Northern Virginia is on the frontlines of a demographic transformation shaping the United States. The first round of 2010 census data provides a glimpse of the extraordinary population growth in Northern Virginia over the last decade.
From 2000 to 2010
Key findings include:
Population increase of 415,230 surpassing a previous decennial record of 360,000 added during the 1980’s
Average gain of almost 42,000 per year
Growth rate of 23 percent compared to 9.4% nationally.
The population growth last decade was equivalent to adding a number that exceeds the 2010 population count for Prince William County
Nationally, the population growth figure exceeds the population increase recorded in 35 of the 50 U.S. states
Two-thirds of the population growth of the Washington metropolitan region settled on the Virginia side of the Potomac River; two-thirds of population growth of Northern Virginia is located along the outer-ring suburbs of Prince William and Loudoun Counties and the Cities of Manassas and Manassas Park
This was the first time in the history of Northern Virginia that the preponderance of new population growth moved to the outer rim
Mid-decade 2010 to 2015
At mid-decade, five years out from the last census, Northern Virginia has added more than two hundred thousand people, an increase, once again, that is greater than that found in 35 states over the five-year period. What is different this decade, however, is where in the metropolitan region the growth is locating.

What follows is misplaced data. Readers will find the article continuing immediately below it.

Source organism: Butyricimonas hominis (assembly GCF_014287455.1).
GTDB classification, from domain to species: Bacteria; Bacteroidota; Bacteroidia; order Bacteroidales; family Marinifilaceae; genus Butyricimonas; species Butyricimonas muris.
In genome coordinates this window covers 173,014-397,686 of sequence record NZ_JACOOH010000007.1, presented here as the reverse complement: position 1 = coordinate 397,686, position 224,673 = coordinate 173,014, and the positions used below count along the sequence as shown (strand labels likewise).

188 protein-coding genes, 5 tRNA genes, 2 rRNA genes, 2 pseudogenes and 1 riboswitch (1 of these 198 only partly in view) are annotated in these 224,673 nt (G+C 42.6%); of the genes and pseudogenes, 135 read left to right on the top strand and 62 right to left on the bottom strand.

100,000 of the more than 430,000 people added to the population of the Washington metro area during the first half of this decade, approximately one of every four persons, has settled in the inner-core localities of Washington DC, Arlington County and the City of Alexandria. These inner-core jurisdictions accounted for only 8 percent of MSA population growth from 2000 to 2010, a net population gain of 65,800 over the ten year period.
Intensification of developmental pressures in the inner-core represent a significant alteration of long-standing metropolitan settlement patterns, a response to demographic, urbanization, transportation and other market pressures.
Minority Majority Transition
The second big story of the 2010 Census is an accelerated transition to a day when there will be no racial and ethnic majority in the region.
Results from the 2010 Census reveal:
52 percent of the region’s 17 and under population meet the census designation of a minority population; the figure for the population as a whole is 45 percent
An estimated 90 percent of the net population increase in Northern Virginia this decade came from increases in minorities; they account for 86 percent of the increase from 1990-2010
It is immigration, combined with higher fertility rates among minorities, that has been driving many of the major demographic trends in the region, including:
Population and labor force growth
Rising numbers of births
School enrollment increases
Explosive increases in the number of Hispanics and Asians
Transition to a day when there will no longer be a racial or ethnic majority in Northern Virginia